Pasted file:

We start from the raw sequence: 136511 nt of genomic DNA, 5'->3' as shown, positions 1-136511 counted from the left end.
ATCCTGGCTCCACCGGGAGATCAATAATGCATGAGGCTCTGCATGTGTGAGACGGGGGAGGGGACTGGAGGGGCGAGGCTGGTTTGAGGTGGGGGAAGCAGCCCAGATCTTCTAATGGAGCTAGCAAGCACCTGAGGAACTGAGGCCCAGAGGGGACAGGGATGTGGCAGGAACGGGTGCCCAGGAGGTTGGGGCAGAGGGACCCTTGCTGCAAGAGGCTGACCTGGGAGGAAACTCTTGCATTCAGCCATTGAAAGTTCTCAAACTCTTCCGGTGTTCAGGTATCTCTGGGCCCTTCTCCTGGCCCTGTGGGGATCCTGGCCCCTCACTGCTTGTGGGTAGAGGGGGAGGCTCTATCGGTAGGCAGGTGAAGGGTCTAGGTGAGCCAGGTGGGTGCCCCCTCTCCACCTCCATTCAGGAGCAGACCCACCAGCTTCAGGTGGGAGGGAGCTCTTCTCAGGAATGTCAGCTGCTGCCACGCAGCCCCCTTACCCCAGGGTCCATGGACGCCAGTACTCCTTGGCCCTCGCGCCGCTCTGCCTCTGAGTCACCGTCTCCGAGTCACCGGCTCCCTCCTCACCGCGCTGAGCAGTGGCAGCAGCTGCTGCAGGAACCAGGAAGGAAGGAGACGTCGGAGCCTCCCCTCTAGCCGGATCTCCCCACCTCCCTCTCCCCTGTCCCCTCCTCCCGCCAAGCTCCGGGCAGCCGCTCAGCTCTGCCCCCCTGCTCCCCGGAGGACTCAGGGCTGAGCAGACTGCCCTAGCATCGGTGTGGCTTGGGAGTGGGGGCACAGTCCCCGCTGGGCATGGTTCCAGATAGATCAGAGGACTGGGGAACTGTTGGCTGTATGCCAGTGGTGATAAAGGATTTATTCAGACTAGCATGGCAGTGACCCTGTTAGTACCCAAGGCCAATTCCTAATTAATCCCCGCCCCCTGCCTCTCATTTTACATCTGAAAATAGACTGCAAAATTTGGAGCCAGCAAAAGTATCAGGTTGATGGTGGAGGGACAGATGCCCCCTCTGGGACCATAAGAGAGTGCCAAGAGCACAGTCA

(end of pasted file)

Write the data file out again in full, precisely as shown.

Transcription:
We start from the raw sequence: 136511 nt of genomic DNA, 5'->3' as shown, positions 1-136511 counted from the left end.
ATCCTGGCTCCACCGGGAGATCAATAATGCATGAGGCTCTGCATGTGTGAGACGGGGGAGGGGACTGGAGGGGCGAGGCTGGTTTGAGGTGGGGGAAGCAGCCCAGATCTTCTAATGGAGCTAGCAAGCACCTGAGGAACTGAGGCCCAGAGGGGACAGGGATGTGGCAGGAACGGGTGCCCAGGAGGTTGGGGCAGAGGGACCCTTGCTGCAAGAGGCTGACCTGGGAGGAAACTCTTGCATTCAGCCATTGAAAGTTCTCAAACTCTTCCGGTGTTCAGGTATCTCTGGGCCCTTCTCCTGGCCCTGTGGGGATCCTGGCCCCTCACTGCTTGTGGGTAGAGGGGGAGGCTCTATCGGTAGGCAGGTGAAGGGTCTAGGTGAGCCAGGTGGGTGCCCCCTCTCCACCTCCATTCAGGAGCAGACCCACCAGCTTCAGGTGGGAGGGAGCTCTTCTCAGGAATGTCAGCTGCTGCCACGCAGCCCCCTTACCCCAGGGTCCATGGACGCCAGTACTCCTTGGCCCTCGCGCCGCTCTGCCTCTGAGTCACCGTCTCCGAGTCACCGGCTCCCTCCTCACCGCGCTGAGCAGTGGCAGCAGCTGCTGCAGGAACCAGGAAGGAAGGAGACGTCGGAGCCTCCCCTCTAGCCGGATCTCCCCACCTCCCTCTCCCCTGTCCCCTCCTCCCGCCAAGCTCCGGGCAGCCGCTCAGCTCTGCCCCCCTGCTCCCCGGAGGACTCAGGGCTGAGCAGACTGCCCTAGCATCGGTGTGGCTTGGGAGTGGGGGCACAGTCCCCGCTGGGCATGGTTCCAGATAGATCAGAGGACTGGGGAACTGTTGGCTGTATGCCAGTGGTGATAAAGGATTTATTCAGACTAGCATGGCAGTGACCCTGTTAGTACCCAAGGCCAATTCCTAATTAATCCCCGCCCCCTGCCTCTCATTTTACATCTGAAAATAGACTGCAAAATTTGGAGCCAGCAAAAGTATCAGGTTGATGGTGGAGGGACAGATGCCCCCTCTGGGACCATAAGAGAGTGCCAAGAGCACAGTCA